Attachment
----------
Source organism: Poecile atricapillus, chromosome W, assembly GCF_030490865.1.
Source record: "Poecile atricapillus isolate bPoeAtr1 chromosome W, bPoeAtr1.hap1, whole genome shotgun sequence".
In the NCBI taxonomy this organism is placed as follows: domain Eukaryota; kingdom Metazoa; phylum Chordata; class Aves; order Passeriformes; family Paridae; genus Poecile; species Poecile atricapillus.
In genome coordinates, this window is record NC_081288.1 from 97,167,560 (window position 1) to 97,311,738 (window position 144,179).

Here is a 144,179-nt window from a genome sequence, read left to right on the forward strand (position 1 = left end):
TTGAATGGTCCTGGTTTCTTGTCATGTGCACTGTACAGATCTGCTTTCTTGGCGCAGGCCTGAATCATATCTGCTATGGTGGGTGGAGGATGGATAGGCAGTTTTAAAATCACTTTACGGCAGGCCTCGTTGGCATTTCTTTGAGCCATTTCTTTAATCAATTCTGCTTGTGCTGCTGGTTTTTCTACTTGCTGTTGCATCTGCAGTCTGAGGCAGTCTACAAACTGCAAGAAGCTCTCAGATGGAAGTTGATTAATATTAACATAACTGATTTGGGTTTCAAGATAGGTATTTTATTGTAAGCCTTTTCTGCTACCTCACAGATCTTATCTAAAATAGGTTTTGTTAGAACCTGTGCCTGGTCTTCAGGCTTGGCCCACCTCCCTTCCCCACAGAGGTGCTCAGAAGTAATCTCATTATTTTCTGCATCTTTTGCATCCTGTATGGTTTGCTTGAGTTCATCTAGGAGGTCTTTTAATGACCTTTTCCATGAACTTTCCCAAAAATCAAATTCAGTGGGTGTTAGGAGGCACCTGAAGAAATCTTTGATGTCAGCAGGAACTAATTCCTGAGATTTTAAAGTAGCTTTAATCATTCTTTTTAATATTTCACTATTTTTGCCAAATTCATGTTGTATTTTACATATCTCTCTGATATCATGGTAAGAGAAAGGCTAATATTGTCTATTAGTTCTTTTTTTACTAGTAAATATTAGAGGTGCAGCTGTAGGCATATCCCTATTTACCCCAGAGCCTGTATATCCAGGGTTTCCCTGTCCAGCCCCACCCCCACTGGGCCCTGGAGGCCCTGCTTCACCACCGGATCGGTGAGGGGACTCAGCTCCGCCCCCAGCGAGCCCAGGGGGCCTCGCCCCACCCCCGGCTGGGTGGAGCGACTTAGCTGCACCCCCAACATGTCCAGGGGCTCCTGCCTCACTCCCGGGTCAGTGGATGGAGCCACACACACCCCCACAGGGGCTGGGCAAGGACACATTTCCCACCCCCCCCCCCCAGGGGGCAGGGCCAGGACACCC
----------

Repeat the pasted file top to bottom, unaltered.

Source organism: Poecile atricapillus, chromosome W, assembly GCF_030490865.1.
Source record: "Poecile atricapillus isolate bPoeAtr1 chromosome W, bPoeAtr1.hap1, whole genome shotgun sequence".
In the NCBI taxonomy this organism is placed as follows: domain Eukaryota; kingdom Metazoa; phylum Chordata; class Aves; order Passeriformes; family Paridae; genus Poecile; species Poecile atricapillus.
In genome coordinates, this window is record NC_081288.1 from 97,167,560 (window position 1) to 97,311,738 (window position 144,179).

Here is a 144,179-nt window from a genome sequence, read left to right on the forward strand (position 1 = left end):
TTGAATGGTCCTGGTTTCTTGTCATGTGCACTGTACAGATCTGCTTTCTTGGCGCAGGCCTGAATCATATCTGCTATGGTGGGTGGAGGATGGATAGGCAGTTTTAAAATCACTTTACGGCAGGCCTCGTTGGCATTTCTTTGAGCCATTTCTTTAATCAATTCTGCTTGTGCTGCTGGTTTTTCTACTTGCTGTTGCATCTGCAGTCTGAGGCAGTCTACAAACTGCAAGAAGCTCTCAGATGGAAGTTGATTAATATTAACATAACTGATTTGGGTTTCAAGATAGGTATTTTATTGTAAGCCTTTTCTGCTACCTCACAGATCTTATCTAAAATAGGTTTTGTTAGAACCTGTGCCTGGTCTTCAGGCTTGGCCCACCTCCCTTCCCCACAGAGGTGCTCAGAAGTAATCTCATTATTTTCTGCATCTTTTGCATCCTGTATGGTTTGCTTGAGTTCATCTAGGAGGTCTTTTAATGACCTTTTCCATGAACTTTCCCAAAAATCAAATTCAGTGGGTGTTAGGAGGCACCTGAAGAAATCTTTGATGTCAGCAGGAACTAATTCCTGAGATTTTAAAGTAGCTTTAATCATTCTTTTTAATATTTCACTATTTTTGCCAAATTCATGTTGTATTTTACATATCTCTCTGATATCATGGTAAGAGAAAGGCTAATATTGTCTATTAGTTCTTTTTTTACTAGTAAATATTAGAGGTGCAGCTGTAGGCATATCCCTATTTACCCCAGAGCCTGTATATCCAGGGTTTCCCTGTCCAGCCCCACCCCCACTGGGCCCTGGAGGCCCTGCTTCACCACCGGATCGGTGAGGGGACTCAGCTCCGCCCCCAGCGAGCCCAGGGGGCCTCGCCCCACCCCCGGCTGGGTGGAGCGACTTAGCTGCACCCCCAACATGTCCAGGGGCTCCTGCCTCACTCCCGGGTCAGTGGATGGAGCCACACACACCCCCACAGGGGCTGGGCAAGGACACATTTCCCACCCCCCCCCCCCAGGGGGCAGGGCCAGGACACCC